Dir: Raja Gosnell. US. 2005. 90mins.
Looking to follow the Cheaper By The Dozen formula to box officesuccess, Yours, Mine & Ours is atiresome kids comedy that's never as funny as it is loud and oddlymean-spirited.
Opening Nov 23 inthe US, the film (with its PG rating) will be hoping to attract younger totswary of the darker Harry Potter And The Goblet Of Fire. The real unknown, though, iswhether family audiences will find Yours,Mine & Ours' too-many-kids-not-enough-parents storyline too similar to2003's Cheaper By TheDozen - especially with a Cheapersequel coming at Christmas. Regardless, Yours should be a reliable ancillary performer.
Based on the 1968film (which itself was based on Helen Beardsley's memoir, Who Gets The Drumstick'), this remake introduces us to uptightmilitary man Frank (Quaid) and artsy free spiritHelen (Rene Russo), recently widowed teenage sweethearts who reconnect at their30th high school reunion.
Despite the manyyears apart, and the fact that combined they have 18 children, they impetuouslydecide to marry, bringing their large families together under one roof.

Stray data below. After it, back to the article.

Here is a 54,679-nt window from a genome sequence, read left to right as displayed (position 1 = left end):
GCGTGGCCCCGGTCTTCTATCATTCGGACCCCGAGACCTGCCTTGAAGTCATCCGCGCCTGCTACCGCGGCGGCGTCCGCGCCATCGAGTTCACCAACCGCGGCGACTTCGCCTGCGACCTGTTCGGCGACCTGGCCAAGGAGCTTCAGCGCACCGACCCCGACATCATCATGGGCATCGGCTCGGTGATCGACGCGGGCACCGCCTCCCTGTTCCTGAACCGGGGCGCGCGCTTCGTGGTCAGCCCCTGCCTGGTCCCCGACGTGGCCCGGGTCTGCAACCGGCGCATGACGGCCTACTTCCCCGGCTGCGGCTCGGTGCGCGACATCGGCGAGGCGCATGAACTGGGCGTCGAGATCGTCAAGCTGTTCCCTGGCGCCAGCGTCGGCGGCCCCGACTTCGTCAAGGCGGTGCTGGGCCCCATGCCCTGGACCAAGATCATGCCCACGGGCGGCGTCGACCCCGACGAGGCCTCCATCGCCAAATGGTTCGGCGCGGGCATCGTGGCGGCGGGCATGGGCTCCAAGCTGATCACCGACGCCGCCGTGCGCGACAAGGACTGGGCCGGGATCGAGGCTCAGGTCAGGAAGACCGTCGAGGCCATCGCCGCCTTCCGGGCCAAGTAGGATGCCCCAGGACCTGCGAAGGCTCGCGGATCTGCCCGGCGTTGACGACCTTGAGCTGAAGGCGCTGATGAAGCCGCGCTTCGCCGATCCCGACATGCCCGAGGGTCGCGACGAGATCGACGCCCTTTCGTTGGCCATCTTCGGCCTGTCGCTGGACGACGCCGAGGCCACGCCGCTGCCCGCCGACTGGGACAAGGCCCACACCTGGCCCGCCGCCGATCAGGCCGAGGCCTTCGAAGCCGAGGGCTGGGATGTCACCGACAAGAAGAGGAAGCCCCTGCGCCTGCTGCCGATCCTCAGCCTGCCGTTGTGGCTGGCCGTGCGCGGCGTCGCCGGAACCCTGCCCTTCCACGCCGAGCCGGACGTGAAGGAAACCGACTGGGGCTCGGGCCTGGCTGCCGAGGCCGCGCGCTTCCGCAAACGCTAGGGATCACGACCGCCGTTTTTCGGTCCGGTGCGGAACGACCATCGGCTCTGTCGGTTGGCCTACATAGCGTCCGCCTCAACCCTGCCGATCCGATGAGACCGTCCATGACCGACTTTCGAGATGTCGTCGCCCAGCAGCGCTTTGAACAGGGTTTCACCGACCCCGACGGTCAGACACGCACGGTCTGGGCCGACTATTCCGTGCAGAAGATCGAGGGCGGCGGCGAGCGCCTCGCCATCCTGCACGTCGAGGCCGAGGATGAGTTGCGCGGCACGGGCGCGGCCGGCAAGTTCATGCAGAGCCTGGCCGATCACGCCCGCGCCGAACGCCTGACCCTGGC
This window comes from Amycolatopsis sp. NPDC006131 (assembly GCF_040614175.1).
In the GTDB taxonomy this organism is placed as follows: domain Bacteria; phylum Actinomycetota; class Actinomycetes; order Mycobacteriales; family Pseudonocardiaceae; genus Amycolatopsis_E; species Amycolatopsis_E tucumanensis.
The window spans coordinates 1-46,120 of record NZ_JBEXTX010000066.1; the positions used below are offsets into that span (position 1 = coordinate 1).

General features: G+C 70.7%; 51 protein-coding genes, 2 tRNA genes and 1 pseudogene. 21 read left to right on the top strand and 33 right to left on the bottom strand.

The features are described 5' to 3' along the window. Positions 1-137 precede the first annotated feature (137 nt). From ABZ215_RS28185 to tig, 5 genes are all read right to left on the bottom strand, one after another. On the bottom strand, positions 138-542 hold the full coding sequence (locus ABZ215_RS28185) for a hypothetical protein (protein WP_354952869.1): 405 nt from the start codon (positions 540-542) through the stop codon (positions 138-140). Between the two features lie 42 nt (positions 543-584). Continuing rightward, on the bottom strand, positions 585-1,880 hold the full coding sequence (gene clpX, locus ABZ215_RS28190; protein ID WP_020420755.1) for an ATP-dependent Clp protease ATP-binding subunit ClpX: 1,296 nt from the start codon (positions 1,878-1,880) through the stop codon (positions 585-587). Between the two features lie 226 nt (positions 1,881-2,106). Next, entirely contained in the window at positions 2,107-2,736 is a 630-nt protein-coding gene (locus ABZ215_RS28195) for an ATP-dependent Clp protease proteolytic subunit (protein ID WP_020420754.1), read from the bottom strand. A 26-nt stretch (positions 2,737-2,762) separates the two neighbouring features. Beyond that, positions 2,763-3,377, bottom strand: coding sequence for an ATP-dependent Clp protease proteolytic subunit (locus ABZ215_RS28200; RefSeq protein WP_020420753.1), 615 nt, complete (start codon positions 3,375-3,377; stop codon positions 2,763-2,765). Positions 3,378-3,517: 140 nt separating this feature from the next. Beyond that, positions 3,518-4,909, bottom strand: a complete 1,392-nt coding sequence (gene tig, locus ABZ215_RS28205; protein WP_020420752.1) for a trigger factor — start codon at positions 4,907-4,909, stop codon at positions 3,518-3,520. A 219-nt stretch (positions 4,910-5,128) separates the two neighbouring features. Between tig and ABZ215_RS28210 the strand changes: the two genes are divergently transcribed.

By no means aclassic, the original benefited from the presence of Henry Fonda and LucilleBall as the romantic leads trying to balance new love with old parentalresponsibilities.
But although Quaid and Russo are good sports, director Raja Gosnell (known for lucrative but juvenile comedies such as
Unhappily, Gosnell doesn't concern himself with credible performancesfrom his young cast. His primary responsibility seems to be outdoing
Alsounsuccessfully, this remake concerns itself not with the adjustments necessaryfor the two families to coexist (as the original did) but on the kids' plan tobreak up their parents. Though a unique way for the two sets of siblings tobond, it makes for a very unlikable family film, almost an anti-
After spendingmost of its screen time plotting the destruction of Frank and Helen's love, Gosnell's Yours, Mine& Ours predictably must change course in the third act so that therecan be the required happy ending for all involved.
The original filmmay look quaint to modern eyes, but it nevertheless drove home the importanceof family, whereas the new version only illustrates how frenzied and emptyfamily movies have become.
Quaid and Russo display a relaxed, grown-upsexiness that makes them a good romantic match.
Robert Simonds Productions
Sony Pictures Releasing International
From the screenplay by Melville Shavelson and Mort Lachman, story by Madelyn Davis and Bob Carroll, Jr
Theo Van de Sande
Stephen A Rotter